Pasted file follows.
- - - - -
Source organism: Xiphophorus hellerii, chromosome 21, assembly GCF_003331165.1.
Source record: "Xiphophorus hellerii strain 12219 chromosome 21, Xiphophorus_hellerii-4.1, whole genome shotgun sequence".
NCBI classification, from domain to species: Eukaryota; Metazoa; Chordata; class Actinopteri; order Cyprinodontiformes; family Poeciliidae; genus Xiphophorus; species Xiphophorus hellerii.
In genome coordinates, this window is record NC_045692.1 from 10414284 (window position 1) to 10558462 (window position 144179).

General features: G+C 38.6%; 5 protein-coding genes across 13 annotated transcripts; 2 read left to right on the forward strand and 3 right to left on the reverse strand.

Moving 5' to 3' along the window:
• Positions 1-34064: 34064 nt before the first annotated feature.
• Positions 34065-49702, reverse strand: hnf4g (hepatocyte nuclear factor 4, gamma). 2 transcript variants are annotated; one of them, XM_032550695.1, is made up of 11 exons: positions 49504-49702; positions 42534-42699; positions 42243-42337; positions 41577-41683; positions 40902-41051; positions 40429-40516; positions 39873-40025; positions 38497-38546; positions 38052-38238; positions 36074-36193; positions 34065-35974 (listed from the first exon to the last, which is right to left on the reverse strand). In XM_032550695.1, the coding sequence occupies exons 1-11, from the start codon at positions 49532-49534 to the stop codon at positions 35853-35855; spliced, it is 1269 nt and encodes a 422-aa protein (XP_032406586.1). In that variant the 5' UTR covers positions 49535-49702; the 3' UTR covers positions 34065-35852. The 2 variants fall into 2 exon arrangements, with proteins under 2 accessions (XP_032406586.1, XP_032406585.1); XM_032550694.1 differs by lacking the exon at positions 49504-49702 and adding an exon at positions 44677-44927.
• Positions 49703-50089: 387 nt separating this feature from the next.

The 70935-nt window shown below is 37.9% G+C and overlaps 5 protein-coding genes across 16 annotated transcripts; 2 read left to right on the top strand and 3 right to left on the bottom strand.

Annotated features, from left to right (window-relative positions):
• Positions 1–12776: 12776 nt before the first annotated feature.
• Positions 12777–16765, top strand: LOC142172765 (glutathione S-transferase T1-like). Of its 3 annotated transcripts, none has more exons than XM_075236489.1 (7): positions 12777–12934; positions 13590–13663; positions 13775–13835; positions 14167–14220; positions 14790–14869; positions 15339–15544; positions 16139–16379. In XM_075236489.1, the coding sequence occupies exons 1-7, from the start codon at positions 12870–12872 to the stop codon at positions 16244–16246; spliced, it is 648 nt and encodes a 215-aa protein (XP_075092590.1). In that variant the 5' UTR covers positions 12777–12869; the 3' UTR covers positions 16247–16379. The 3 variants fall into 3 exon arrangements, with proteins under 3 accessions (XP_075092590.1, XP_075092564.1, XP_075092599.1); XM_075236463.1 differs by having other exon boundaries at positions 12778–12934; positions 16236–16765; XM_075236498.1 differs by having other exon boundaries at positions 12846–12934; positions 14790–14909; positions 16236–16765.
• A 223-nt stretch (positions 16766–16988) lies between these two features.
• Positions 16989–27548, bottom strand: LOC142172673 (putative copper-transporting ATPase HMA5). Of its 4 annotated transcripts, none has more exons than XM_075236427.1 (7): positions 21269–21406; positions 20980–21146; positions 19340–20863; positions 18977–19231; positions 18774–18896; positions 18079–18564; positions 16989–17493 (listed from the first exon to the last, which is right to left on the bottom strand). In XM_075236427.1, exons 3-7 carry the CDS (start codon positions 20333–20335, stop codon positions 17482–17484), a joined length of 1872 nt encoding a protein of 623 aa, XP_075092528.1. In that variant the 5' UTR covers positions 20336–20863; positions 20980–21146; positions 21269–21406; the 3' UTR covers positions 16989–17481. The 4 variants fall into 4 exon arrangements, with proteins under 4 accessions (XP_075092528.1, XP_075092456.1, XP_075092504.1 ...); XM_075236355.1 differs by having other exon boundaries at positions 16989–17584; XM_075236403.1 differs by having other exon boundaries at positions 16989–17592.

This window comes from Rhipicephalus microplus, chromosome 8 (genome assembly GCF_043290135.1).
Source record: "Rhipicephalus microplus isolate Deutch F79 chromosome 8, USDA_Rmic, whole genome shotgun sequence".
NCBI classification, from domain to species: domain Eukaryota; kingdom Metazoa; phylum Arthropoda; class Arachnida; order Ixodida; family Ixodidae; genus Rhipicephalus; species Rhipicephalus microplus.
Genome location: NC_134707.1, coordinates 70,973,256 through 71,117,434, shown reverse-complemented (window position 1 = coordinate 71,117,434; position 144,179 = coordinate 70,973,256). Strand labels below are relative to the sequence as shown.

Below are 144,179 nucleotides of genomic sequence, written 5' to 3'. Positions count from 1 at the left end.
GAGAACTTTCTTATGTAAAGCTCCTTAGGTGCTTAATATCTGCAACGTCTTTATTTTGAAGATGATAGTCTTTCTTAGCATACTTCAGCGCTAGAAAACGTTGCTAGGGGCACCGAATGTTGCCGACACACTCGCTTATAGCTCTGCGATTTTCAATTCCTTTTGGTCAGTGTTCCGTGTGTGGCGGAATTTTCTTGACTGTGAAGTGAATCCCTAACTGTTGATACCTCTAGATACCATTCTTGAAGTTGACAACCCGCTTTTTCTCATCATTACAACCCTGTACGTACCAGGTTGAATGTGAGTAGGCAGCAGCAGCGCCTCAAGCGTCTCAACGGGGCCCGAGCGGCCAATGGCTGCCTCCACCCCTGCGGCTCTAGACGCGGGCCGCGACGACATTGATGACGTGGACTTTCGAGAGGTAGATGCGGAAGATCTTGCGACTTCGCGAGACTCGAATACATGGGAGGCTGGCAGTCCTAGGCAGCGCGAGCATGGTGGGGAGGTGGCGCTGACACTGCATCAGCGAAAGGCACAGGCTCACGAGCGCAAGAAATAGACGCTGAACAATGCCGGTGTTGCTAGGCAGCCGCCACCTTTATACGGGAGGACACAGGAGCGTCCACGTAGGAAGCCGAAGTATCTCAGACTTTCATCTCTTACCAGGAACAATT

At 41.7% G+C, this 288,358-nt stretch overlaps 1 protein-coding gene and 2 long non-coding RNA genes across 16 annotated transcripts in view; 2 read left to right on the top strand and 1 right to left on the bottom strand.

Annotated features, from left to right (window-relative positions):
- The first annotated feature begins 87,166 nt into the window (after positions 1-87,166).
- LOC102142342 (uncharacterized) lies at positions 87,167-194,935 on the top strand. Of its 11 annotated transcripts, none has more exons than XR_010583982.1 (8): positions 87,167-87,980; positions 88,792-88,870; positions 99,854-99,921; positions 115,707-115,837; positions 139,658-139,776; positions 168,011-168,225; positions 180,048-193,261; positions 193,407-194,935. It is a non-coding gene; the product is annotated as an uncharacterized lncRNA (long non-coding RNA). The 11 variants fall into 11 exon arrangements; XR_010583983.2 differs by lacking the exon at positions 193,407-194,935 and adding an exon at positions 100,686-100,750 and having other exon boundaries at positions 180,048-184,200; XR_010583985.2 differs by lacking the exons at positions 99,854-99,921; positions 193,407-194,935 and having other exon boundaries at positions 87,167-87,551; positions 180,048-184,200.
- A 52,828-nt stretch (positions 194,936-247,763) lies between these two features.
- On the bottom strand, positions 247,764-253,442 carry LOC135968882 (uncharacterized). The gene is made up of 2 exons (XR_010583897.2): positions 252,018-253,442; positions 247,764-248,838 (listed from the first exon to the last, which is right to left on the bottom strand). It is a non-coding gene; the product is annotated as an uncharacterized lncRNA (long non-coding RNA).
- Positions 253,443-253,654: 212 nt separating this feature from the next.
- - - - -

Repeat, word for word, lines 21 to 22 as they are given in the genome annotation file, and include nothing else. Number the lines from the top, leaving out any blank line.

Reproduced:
GAGAACTTTCTTATGTAAAGCTCCTTAGGTGCTTAATATCTGCAACGTCTTTATTTTGAAGATGATAGTCTTTCTTAGCATACTTCAGCGCTAGAAAACGTTGCTAGGGGCACCGAATGTTGCCGACACACTCGCTTATAGCTCTGCGATTTTCAATTCCTTTTGGTCAGTGTTCCGTGTGTGGCGGAATTTTCTTGACTGTGAAGTGAATCCCTAACTGTTGATACCTCTAGATACCATTCTTGAAGTTGACAACCCGCTTTTTCTCATCATTACAACCCTGTACGTACCAGGTTGAATGTGAGTAGGCAGCAGCAGCGCCTCAAGCGTCTCAACGGGGCCCGAGCGGCCAATGGCTGCCTCCACCCCTGCGGCTCTAGACGCGGGCCGCGACGACATTGATGACGTGGACTTTCGAGAGGTAGATGCGGAAGATCTTGCGACTTCGCGAGACTCGAATACATGGGAGGCTGGCAGTCCTAGGCAGCGCGAGCATGGTGGGGAGGTGGCGCTGACACTGCATCAGCGAAAGGCACAGGCTCACGAGCGCAAGAAATAGACGCTGAACAATGCCGGTGTTGCTAGGCAGCCGCCACCTTTATACGGGAGGACACAGGAGCGTCCACGTAGGAAGCCGAAGTATCTCAGACTTTCATCTCTTACCAGGAACAATT

At 41.7% G+C, this 288,358-nt stretch overlaps 1 protein-coding gene and 2 long non-coding RNA genes across 16 annotated transcripts in view; 2 read left to right on the top strand and 1 right to left on the bottom strand.